One of my high school friends was Verna June Coyle.  Her parents bought the grocery store in Grass Valley and she started coming to Moro High School via bus when we were both about fifteen years old.  After she got out of school, she moved to Lebanon, Oregon where she had lived previously.  It was there that she met and married Clark Tucker.

Clark and his brother George were loggers.  They got a logging contract in British Colombia, Canada, and moved to Williams Lake with their families.  Both brothers ended up owning cattle ranches there and never returned to the states.  Verna and I are still friends, and the following is a story she told me in a telephone conversation about the experiences of the two Tucker brothers during World War Two.

The Tuckers lived on a farm in Minnesota.  Theirs was a close, hard working family.  George was older than Clark, and when the war started he enlisted in the Air Force.  He was sent to North Africa where the allied forces were poised to invade Italy.  His plane was shot down over the Mediterranean early in the war.

At that time his family was notified that he was missing in action.  Clark, who could have been deferred because he was a farmer, decided instead to enlist and go looking for his big brother.  Little did he know that George and all the crew of his plane were rescued and taken prisoners by the Germans.  They were sent to a POW camp in Germany.  It was there that George met Joe, a city boy from New Jersey.  The two of them became friends.  They were in the prison camp for two years while Clark marched all over Europe and spent every spare moment looking for his brother.  The Tucker family was eventually notified that George was a prisoner and letters were exchanged.  It was then George learned that he had a young son.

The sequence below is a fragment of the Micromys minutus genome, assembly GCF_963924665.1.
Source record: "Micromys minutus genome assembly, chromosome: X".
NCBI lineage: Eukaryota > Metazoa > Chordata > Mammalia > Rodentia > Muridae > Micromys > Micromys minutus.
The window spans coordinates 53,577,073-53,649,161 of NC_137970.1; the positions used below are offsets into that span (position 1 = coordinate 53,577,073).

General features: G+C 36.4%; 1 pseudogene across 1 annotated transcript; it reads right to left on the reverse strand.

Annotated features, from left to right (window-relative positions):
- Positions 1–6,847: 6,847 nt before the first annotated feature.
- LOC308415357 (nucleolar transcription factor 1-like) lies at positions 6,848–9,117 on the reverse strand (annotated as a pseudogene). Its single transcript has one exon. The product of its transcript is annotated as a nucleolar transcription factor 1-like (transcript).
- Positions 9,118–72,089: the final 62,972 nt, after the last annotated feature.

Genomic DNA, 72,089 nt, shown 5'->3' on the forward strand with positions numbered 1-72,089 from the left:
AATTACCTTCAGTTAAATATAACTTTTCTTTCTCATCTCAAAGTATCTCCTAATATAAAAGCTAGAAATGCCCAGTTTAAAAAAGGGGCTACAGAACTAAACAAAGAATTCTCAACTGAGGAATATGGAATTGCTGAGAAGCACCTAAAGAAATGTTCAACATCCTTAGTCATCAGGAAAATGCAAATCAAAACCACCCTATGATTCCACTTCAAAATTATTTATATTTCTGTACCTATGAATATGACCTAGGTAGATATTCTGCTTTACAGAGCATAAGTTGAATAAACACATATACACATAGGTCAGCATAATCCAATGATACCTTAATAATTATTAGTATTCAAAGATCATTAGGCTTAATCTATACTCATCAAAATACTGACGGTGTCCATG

One day George and Joe were out in the prison yard when a long line of German army trucks appeared outside the gate.  George climbed a tree and pulled Joe up after him.  He was afraid that the trucks were to take the prisoners away where they would be shot by a firing squad.  Sure enough, all the prisoners were loaded onto the trucks and driven away—whether to a firing squad or not they never knew.  Then all the German staff members marched out, got into other vehicles and were taken away.  After the camp was emptied, two German soldiers patrolled the grounds with dogs.  They came right under the tree where the two men were hiding.  George was afraid the dogs would look up into the tree and see them, but they didn’t.  These soldiers soon left the grounds also.  As soon as the soldiers left, George and Joe climbed down and walked out the gate.  They did not bother to go back into the barracks and get any of their clothing.  They just got out of there.